Iqaluit’s Eric and Sarah McNair-Landry are setting off on their latest expedition — a 1,000-kilometre journey by traditional Inuit kayak and kite skis across Baffin Island.

The siblings are no strangers to arduous journeys in the Arctic. In 2011, they broke records as the first people to kite-ski across the Northwest Passage.

This year, their partners Erik Boomer and Katherine Breen are part of the latest adventure.

They've been planning this trip for the last 2 years.

"I came up with this idea for the expedition on the first time I went to Greenland, which I was quite young. I was really surprised, especially Sisimiut [in Greenland] - there was just a huge kayaking culture there," said Eric McNair-Landry.

They will use traditional Baffin-style kayaks they built themselves for part of the trip.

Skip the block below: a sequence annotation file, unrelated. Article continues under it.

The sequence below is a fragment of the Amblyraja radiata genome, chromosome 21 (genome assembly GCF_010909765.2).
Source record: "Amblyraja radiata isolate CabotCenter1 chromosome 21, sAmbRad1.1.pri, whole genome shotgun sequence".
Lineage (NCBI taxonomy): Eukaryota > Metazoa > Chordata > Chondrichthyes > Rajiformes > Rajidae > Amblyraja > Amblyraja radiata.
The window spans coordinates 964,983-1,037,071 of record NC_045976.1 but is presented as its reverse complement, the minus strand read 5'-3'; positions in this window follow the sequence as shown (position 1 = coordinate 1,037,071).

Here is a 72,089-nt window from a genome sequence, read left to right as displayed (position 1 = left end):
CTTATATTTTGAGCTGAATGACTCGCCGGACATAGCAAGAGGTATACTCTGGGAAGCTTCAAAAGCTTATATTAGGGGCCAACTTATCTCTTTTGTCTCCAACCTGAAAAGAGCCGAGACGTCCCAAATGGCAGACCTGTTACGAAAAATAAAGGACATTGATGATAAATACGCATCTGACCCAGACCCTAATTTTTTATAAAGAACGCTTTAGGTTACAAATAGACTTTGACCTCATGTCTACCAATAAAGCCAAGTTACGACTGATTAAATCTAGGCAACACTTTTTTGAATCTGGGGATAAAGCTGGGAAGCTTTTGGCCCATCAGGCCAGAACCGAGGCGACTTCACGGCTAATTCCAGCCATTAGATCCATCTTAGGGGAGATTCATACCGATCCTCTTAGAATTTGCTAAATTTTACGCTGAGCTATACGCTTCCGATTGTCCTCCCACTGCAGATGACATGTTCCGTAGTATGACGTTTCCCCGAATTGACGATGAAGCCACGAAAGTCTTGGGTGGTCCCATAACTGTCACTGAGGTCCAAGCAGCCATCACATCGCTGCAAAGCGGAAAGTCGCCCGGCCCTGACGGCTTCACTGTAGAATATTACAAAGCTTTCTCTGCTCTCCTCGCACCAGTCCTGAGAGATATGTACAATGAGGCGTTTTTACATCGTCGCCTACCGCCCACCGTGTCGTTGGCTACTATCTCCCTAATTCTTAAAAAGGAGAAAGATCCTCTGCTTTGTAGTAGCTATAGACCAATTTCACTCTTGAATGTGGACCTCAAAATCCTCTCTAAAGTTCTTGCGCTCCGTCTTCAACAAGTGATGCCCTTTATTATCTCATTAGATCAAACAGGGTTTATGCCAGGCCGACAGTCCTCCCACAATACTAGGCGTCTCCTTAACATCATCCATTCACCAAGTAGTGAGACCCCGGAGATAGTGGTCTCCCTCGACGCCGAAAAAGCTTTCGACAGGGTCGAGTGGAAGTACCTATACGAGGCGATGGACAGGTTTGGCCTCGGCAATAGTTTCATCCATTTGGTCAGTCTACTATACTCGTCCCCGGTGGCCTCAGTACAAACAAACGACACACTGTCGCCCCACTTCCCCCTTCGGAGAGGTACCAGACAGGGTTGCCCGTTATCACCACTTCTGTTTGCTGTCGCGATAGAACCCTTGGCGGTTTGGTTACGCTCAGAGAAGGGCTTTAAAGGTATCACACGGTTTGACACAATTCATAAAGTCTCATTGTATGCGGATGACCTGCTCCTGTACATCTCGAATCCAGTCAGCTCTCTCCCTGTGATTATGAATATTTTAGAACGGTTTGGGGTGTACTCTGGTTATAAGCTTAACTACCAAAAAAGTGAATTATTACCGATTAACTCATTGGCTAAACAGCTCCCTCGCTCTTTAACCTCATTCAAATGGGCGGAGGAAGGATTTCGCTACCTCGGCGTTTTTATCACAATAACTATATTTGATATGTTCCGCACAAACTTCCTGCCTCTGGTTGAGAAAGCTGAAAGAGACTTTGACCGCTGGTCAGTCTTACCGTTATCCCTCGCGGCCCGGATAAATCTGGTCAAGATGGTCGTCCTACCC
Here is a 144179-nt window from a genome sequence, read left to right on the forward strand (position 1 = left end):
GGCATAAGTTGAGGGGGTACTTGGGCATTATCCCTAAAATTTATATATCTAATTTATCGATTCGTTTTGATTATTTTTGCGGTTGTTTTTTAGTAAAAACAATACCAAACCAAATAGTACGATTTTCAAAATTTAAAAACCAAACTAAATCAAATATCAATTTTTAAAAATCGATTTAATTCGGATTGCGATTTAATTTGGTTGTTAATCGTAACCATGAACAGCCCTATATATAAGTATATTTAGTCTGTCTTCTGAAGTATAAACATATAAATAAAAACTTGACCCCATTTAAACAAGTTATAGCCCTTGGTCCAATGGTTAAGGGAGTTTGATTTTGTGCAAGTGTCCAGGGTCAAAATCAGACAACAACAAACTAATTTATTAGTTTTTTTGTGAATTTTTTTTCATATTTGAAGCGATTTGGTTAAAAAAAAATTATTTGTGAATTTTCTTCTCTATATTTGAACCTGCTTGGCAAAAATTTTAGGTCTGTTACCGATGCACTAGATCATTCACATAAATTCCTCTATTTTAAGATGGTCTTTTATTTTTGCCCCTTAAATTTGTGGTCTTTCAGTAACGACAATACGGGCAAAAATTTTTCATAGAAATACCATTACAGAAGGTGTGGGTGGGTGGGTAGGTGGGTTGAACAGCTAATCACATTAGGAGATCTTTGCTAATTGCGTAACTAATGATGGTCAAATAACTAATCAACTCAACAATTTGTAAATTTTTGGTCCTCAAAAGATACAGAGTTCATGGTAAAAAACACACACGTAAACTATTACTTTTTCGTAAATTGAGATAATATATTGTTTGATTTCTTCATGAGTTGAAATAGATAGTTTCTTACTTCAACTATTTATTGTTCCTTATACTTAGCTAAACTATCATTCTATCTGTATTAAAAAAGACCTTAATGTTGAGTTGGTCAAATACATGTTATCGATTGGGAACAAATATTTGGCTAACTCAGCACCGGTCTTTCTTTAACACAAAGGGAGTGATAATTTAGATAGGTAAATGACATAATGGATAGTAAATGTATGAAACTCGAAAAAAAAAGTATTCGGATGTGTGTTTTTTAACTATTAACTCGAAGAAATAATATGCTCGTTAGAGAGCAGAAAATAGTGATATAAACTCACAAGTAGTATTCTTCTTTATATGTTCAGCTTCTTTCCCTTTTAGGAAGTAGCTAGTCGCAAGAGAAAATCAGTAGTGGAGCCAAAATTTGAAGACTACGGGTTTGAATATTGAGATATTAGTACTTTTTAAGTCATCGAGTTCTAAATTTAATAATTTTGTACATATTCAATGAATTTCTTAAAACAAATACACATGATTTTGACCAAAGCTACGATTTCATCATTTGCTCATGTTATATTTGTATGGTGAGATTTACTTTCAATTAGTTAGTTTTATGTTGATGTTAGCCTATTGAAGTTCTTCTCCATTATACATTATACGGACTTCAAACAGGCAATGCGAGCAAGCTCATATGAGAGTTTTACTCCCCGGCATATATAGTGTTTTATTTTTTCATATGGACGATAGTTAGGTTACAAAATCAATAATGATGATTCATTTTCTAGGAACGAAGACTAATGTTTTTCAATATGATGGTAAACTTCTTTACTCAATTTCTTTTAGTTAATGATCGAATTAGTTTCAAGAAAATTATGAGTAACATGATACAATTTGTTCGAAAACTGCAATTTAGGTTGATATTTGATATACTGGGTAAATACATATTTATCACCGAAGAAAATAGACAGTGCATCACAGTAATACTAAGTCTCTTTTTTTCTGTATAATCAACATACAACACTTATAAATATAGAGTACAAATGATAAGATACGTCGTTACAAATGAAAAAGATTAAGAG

Eric McNair-Landry, his sister Sarah and two others will use traditional Inuit kayaks they built for part of their 1,000-kilometre journey. (Submitted photo)

"Knowing that people have been doing this kind of a trip or at least portions of this trip along these traditional routes for centuries is pretty cool to be a part of," said Breen.

The expedition starts in Qikiqtarjuaq, Nunavut. Then they plan to ski and kite ski over the Penny Icecap, going through Auyuittuq National Park, and then down the river using modern kayaks.

"In Pangnirtung we're going to switch off to these traditional sea kayaks that we built and we're going to go from Pang to Cape Dorset," said Sarah McNair-Landry.

The team plans to arrive in Cape Dorset in mid-September, after having travelled through wind, rain, shine and even snow.

"I couldn't think of an adventure I’d rather go on that combines culture, history, craftsmanship and adventure all in one two-month-long trip," said Boomer, who is also on the team.

The team wrapped up their packing Tuesday. They're now putting the finishing touches on their traditional kayaks before beginning their adventure.